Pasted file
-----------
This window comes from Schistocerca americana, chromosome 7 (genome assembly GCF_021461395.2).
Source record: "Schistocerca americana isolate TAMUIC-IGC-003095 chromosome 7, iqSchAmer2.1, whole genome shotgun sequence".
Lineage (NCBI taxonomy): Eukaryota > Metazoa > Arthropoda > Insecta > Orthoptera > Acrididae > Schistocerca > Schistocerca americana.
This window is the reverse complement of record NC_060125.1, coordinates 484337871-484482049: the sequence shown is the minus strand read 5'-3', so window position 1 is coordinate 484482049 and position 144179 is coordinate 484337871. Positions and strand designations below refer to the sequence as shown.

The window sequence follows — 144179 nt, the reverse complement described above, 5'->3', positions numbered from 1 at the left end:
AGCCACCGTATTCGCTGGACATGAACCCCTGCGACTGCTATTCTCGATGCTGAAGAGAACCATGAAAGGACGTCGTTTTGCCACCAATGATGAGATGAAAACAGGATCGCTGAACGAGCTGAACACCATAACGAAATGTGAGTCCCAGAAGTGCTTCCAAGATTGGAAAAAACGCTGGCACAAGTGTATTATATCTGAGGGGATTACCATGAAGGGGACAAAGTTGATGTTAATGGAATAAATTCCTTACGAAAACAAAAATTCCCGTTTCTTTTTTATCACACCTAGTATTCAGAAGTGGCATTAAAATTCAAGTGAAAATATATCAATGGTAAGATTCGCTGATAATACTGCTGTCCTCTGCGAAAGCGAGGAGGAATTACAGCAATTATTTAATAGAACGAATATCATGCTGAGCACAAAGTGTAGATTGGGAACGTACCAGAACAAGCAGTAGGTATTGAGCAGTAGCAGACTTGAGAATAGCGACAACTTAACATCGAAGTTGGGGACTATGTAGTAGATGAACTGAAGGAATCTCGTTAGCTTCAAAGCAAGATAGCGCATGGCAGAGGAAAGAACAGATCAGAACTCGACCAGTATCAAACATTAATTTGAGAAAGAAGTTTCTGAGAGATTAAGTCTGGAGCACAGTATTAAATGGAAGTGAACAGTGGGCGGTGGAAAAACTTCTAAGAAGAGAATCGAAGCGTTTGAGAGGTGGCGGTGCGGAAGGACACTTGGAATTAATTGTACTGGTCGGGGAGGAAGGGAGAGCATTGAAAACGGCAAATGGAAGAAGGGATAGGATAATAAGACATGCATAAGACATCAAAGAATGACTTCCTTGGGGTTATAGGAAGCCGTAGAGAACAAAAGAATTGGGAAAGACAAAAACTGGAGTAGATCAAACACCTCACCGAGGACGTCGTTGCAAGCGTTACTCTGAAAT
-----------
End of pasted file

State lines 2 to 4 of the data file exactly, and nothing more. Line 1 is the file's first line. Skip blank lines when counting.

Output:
Source record: "Schistocerca americana isolate TAMUIC-IGC-003095 chromosome 7, iqSchAmer2.1, whole genome shotgun sequence".
Lineage (NCBI taxonomy): Eukaryota > Metazoa > Arthropoda > Insecta > Orthoptera > Acrididae > Schistocerca > Schistocerca americana.
This window is the reverse complement of record NC_060125.1, coordinates 484337871-484482049: the sequence shown is the minus strand read 5'-3', so window position 1 is coordinate 484482049 and position 144179 is coordinate 484337871. Positions and strand designations below refer to the sequence as shown.